The mean age of patients in the final sample was 57.2±13.9 (range 2292) years; the sample included 314 women (54.6%). During the study, 49 lethal outcomes were registered. CT scanning 1 revealed no signs of viral pneumonia in 70 patients; 223 participants had a mild degree of lung tissue changes (CT1), a moderate degree (CT2) was noted in 163 patients, severe degree (CT3) was registered in 84 cases, and critical (CT4) was revealed in 16 patients. For 19 patients, the severity level was not indicated due to other pulmonological diseases (n = 13), or the study was conducted earlier than March 1, 2020 (n = 6). The average time period between TCT 1 and 2 was 9.4±8.3, that between TCT 2 and 3 was 10.2±8.1, and the period between TCT 3 and 4 was 22.6±17.5 days.

The dynamics of the distribution of disease cases in the sample according to the degree of severity followed a clear pattern. In the interval between TCT studies 1 and 2, the number of patients in categories CT0 and CT1 decreased with an increase in the number of patients of categories CT2, CT3, and CT4. In the interval between studies 2 and 3, the number of patients in categories CT0, CT3, and CT4 stabilized, and relative stability in the number of patients with mild and moderate changes was noted in the presence of an increase in the number of CT1 cases and a decrease in the number of CT2 cases. Finally, at stage 3, the tendencies of stage 1 were reversed, as there was a significant increase in the number of patients in the categories CT0 and CT1, with an equally noticeable decrease in the number of patients in the categories CT2, CT3, and CT4 (Fig. 2).

 

Fig. 2. Dynamics of the distribution of the number of patients according to the degree of changes in the lung tissue.

 

Convalescence time

To assess the convalescence time, the sample (n = 124) was divided into three cohorts:

1) patients of the categories CT1–CT4 according to the results of CT scan 1 of the TO, who had resolution of COVID-19 pneumonia after study 2 (CT0) without further deterioration of the clinical condition. This cohort included four patients with an average convalescence time of 23.5±4.9 days, all patients of the CT1 category according to the results of CT scan 1. Note that two patients from this cohort had positive RT-PCR tests for COVID-19 5 and 21 days later, respectively, after elimination of the characteristic manifestations of the disease;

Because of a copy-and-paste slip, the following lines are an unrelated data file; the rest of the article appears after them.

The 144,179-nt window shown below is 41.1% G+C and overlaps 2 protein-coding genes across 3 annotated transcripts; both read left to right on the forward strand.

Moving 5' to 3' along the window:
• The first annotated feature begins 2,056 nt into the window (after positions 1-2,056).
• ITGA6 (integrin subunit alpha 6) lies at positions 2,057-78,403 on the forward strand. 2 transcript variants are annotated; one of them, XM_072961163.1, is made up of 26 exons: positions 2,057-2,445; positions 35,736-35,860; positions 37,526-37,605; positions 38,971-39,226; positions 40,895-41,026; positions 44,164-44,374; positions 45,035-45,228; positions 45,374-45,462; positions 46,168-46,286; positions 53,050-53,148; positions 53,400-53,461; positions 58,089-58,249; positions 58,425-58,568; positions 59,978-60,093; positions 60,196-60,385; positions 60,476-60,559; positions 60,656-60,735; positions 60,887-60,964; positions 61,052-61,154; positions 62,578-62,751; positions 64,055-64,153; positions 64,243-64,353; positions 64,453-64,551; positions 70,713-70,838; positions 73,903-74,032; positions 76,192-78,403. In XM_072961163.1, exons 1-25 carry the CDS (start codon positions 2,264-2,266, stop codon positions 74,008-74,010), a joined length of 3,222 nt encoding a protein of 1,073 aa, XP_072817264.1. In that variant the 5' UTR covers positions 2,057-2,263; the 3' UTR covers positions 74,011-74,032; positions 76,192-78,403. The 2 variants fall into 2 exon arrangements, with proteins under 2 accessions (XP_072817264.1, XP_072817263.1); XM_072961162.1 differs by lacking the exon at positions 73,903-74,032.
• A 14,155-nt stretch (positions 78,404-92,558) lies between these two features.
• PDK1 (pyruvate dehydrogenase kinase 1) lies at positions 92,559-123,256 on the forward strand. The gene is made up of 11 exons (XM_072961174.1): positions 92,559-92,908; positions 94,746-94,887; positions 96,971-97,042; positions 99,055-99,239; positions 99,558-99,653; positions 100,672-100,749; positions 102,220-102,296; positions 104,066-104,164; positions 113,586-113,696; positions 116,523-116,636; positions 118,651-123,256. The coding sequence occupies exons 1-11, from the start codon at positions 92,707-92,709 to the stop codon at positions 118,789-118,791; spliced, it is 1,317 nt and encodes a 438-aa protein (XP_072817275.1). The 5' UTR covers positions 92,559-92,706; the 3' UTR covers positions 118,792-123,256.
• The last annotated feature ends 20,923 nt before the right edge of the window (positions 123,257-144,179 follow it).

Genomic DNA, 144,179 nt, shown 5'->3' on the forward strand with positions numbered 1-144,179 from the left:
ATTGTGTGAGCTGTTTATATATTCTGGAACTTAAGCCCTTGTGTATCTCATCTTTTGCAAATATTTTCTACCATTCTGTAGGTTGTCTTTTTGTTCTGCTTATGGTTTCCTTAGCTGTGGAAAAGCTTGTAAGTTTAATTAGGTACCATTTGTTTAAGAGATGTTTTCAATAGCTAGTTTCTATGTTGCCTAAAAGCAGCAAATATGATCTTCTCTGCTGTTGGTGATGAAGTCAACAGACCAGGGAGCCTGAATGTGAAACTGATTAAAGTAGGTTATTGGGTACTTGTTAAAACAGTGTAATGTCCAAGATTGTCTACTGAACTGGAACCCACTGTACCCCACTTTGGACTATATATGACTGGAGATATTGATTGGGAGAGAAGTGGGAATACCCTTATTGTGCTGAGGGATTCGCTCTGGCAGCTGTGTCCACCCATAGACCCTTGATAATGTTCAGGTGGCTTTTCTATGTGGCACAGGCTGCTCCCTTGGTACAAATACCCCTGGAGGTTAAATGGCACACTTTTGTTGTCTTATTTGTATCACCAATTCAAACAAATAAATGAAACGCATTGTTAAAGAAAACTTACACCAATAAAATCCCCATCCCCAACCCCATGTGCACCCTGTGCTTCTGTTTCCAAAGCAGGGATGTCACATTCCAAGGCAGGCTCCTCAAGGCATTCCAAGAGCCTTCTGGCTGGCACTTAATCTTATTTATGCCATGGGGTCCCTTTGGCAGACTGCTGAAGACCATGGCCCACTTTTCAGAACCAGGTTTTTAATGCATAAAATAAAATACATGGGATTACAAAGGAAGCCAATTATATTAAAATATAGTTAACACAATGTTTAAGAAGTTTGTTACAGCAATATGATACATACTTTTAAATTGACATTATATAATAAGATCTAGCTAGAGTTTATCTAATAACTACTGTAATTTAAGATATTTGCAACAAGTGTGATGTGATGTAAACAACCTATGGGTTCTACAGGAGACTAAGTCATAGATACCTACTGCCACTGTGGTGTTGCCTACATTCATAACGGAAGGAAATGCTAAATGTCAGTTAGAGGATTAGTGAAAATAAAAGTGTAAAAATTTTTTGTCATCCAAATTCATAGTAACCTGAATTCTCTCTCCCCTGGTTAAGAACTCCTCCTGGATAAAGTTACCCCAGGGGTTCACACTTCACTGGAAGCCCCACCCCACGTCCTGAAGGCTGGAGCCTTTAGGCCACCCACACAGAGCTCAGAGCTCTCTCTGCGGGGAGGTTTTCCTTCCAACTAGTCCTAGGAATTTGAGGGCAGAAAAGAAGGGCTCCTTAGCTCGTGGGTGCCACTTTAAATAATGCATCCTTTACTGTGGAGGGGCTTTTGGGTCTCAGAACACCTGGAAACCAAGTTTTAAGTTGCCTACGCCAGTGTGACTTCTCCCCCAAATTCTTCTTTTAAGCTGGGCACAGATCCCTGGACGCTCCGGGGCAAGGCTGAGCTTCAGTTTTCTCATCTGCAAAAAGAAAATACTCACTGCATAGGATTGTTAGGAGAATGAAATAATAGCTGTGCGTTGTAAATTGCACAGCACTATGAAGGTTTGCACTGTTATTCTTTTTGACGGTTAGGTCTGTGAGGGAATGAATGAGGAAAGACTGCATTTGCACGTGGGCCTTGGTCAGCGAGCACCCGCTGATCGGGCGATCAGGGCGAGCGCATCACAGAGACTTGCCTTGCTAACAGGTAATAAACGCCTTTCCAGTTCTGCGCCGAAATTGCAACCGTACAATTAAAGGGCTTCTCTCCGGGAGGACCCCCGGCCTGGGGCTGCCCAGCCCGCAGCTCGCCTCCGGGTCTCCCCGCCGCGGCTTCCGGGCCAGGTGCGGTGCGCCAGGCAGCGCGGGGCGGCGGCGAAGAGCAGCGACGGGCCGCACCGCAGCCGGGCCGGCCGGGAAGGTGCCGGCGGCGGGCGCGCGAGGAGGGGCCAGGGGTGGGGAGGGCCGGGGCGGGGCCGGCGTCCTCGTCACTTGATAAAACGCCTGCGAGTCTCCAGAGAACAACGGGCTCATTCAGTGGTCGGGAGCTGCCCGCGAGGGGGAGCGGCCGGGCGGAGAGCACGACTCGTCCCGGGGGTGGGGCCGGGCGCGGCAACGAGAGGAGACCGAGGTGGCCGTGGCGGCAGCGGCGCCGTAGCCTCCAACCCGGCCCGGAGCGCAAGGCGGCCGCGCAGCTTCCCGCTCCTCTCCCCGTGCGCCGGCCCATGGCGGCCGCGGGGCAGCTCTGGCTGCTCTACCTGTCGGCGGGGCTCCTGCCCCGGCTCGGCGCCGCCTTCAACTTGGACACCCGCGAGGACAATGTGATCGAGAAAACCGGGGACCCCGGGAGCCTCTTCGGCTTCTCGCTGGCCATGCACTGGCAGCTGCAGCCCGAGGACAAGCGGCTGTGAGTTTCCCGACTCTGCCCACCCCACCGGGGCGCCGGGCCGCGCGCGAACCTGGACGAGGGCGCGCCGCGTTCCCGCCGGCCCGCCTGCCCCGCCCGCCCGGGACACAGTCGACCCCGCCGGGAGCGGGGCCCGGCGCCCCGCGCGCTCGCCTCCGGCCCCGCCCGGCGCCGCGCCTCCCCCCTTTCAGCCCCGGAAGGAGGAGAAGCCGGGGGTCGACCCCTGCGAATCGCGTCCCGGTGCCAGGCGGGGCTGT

2) patients of the categories CT1–CT4 according to the results of TCT study 2, who changed the category to CT0 according to the results of study 3 without further deterioration of the clinical condition. The cohort consisted of 12 patients, including 11 patients with CT1 based on study 2, and one patient had CT2. The mean convalescence time in the cohort was 36.3±21.3 days. Five patients also had positive test results 11.0±13.1 days after being assigned to category CT0;

3) patients of categories CT1–CT4 according to TCT study 3, who changed the category to CT0 according to the results of study 4. The cohort included 108 patients, one of whom died due to pathological changes not associated with COVID-19. According to the results of study 3, 81 patients from the cohort had category CT1, 16 patients had category CT2, 9 patients had category CT3, and two patients had category CT4. The average convalescence time was 36.0±24.3 days; four patients tested positive for COVID-19 16.0±17.1 days after being assigned to category CT0.

Assessment of diagnostic accuracy

When assessing the diagnostic accuracy of TCT and the semi-quantitative CT scale 0–4 to determine the need for hospitalization of COVID-19 patients, three stages of the study were considered separately (Fig. 2). According to the results of TCT study 2, the greatest specific changes in the clinical condition occurred among patients of the CT0 category, 53% of which changed category to CT1, 19% changed to CT2, and 6% had a severe disease course (Table 1).

 

Table 1. Categorization of participants between thoracic computed tomography scanning 1 and 2

Indicator

CT

Total*

Category according to the study 2 results

CT0

CT1

CT2

CT3

CT4

Category according to the study 1 results

CT0

70

16

37

13

3

1

CT1

223

7

122

71

18

4

CT2

163

1

29

85

40

5

CT3

84

0

1

15

56

12

CT4

16

0

0

1

4

11

Note. *Here and in Tables 3 and 5, the discrepancy in the total number of patients according to the results of the adjacent TCT scan is associated with the missing results of the numerical study for some participants. Such cases were not excluded, since such data were available for other studies of these patients.

 

To calculate the values of specificity and sensitivity at stage 1 of the study from the data presented in Table 1, a 2 × 2 cross-classification table can be drawn up (Table 2).

 

Table 2. 2 × 2 table for stage 1 of the study

Indicator

Improvement

Deterioration

Total

Home

381

71

452

Hospital

17

83

100

Total

398

154

552

 

According to Table 2, from equations (1) and (2), the specificity and sensitivity of TCT when using the CT scale 0–4 to determine the need for hospitalization of COVID-19 patients were 84.3% and 83%, respectively.

When comparing the results of TCT studies 2 and 3, the greatest specific changes occurred in patients of the CT4 category, the clinical condition of 64% of whom improved (Table 3).

 

Table 3. Categorization of participants between thoracic computed tomography scanning 2 and 3

Indicator

CT

Total*

Category according to the study 3 results

CT0

CT1

CT2

CT3

CT4

Category according to the study 2 results

CT0

24

11

5

7

1

0

CT1

197

13

158

20

6

0

CT2

192